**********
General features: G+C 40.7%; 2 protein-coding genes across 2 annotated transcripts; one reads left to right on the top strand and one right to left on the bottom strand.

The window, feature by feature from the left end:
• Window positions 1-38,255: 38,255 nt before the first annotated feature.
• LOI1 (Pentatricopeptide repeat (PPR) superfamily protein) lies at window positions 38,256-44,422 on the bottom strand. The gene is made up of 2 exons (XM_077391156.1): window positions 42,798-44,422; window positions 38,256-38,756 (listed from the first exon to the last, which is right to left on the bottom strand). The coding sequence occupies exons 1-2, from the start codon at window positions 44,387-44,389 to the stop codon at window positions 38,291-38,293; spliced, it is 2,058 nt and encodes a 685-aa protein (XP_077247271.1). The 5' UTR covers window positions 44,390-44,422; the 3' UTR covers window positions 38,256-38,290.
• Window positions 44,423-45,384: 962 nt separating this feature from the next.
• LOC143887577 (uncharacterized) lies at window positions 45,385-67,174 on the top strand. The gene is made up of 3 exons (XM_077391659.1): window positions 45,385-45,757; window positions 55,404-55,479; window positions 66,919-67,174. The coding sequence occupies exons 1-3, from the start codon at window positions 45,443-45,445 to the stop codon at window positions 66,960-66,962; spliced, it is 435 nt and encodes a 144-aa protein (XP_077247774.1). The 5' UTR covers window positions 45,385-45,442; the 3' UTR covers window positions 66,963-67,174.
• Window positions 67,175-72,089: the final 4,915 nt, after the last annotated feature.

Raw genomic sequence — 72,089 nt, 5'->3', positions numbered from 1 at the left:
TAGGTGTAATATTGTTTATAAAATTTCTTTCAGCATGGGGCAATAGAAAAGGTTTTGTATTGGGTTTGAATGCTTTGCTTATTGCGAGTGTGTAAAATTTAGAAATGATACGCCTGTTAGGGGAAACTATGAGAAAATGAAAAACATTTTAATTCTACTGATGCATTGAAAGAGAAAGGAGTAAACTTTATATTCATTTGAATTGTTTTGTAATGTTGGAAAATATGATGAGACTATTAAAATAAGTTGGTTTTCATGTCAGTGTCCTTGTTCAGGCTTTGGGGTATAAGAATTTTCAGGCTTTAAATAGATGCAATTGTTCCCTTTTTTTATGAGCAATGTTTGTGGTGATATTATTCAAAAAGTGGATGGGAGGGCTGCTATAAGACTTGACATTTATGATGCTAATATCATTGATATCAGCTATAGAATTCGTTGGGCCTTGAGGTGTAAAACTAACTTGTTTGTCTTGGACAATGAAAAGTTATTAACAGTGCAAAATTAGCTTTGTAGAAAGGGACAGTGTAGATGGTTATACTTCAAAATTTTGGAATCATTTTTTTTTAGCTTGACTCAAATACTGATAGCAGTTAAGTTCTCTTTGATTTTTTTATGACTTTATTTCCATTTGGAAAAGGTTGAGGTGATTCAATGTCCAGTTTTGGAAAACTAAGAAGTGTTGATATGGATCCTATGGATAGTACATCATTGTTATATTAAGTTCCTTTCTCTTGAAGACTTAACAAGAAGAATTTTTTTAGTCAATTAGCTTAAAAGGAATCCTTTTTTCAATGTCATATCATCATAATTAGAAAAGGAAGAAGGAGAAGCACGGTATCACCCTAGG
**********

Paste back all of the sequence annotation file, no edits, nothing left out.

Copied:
General features: G+C 40.7%; 2 protein-coding genes across 2 annotated transcripts; one reads left to right on the top strand and one right to left on the bottom strand.

The window, feature by feature from the left end:
• Window positions 1-38,255: 38,255 nt before the first annotated feature.
• LOI1 (Pentatricopeptide repeat (PPR) superfamily protein) lies at window positions 38,256-44,422 on the bottom strand. The gene is made up of 2 exons (XM_077391156.1): window positions 42,798-44,422; window positions 38,256-38,756 (listed from the first exon to the last, which is right to left on the bottom strand). The coding sequence occupies exons 1-2, from the start codon at window positions 44,387-44,389 to the stop codon at window positions 38,291-38,293; spliced, it is 2,058 nt and encodes a 685-aa protein (XP_077247271.1). The 5' UTR covers window positions 44,390-44,422; the 3' UTR covers window positions 38,256-38,290.
• Window positions 44,423-45,384: 962 nt separating this feature from the next.
• LOC143887577 (uncharacterized) lies at window positions 45,385-67,174 on the top strand. The gene is made up of 3 exons (XM_077391659.1): window positions 45,385-45,757; window positions 55,404-55,479; window positions 66,919-67,174. The coding sequence occupies exons 1-3, from the start codon at window positions 45,443-45,445 to the stop codon at window positions 66,960-66,962; spliced, it is 435 nt and encodes a 144-aa protein (XP_077247774.1). The 5' UTR covers window positions 45,385-45,442; the 3' UTR covers window positions 66,963-67,174.
• Window positions 67,175-72,089: the final 4,915 nt, after the last annotated feature.

Raw genomic sequence — 72,089 nt, 5'->3', positions numbered from 1 at the left:
TAGGTGTAATATTGTTTATAAAATTTCTTTCAGCATGGGGCAATAGAAAAGGTTTTGTATTGGGTTTGAATGCTTTGCTTATTGCGAGTGTGTAAAATTTAGAAATGATACGCCTGTTAGGGGAAACTATGAGAAAATGAAAAACATTTTAATTCTACTGATGCATTGAAAGAGAAAGGAGTAAACTTTATATTCATTTGAATTGTTTTGTAATGTTGGAAAATATGATGAGACTATTAAAATAAGTTGGTTTTCATGTCAGTGTCCTTGTTCAGGCTTTGGGGTATAAGAATTTTCAGGCTTTAAATAGATGCAATTGTTCCCTTTTTTTATGAGCAATGTTTGTGGTGATATTATTCAAAAAGTGGATGGGAGGGCTGCTATAAGACTTGACATTTATGATGCTAATATCATTGATATCAGCTATAGAATTCGTTGGGCCTTGAGGTGTAAAACTAACTTGTTTGTCTTGGACAATGAAAAGTTATTAACAGTGCAAAATTAGCTTTGTAGAAAGGGACAGTGTAGATGGTTATACTTCAAAATTTTGGAATCATTTTTTTTTAGCTTGACTCAAATACTGATAGCAGTTAAGTTCTCTTTGATTTTTTTATGACTTTATTTCCATTTGGAAAAGGTTGAGGTGATTCAATGTCCAGTTTTGGAAAACTAAGAAGTGTTGATATGGATCCTATGGATAGTACATCATTGTTATATTAAGTTCCTTTCTCTTGAAGACTTAACAAGAAGAATTTTTTTAGTCAATTAGCTTAAAAGGAATCCTTTTTTCAATGTCATATCATCATAATTAGAAAAGGAAGAAGGAGAAGCACGGTATCACCCTAGG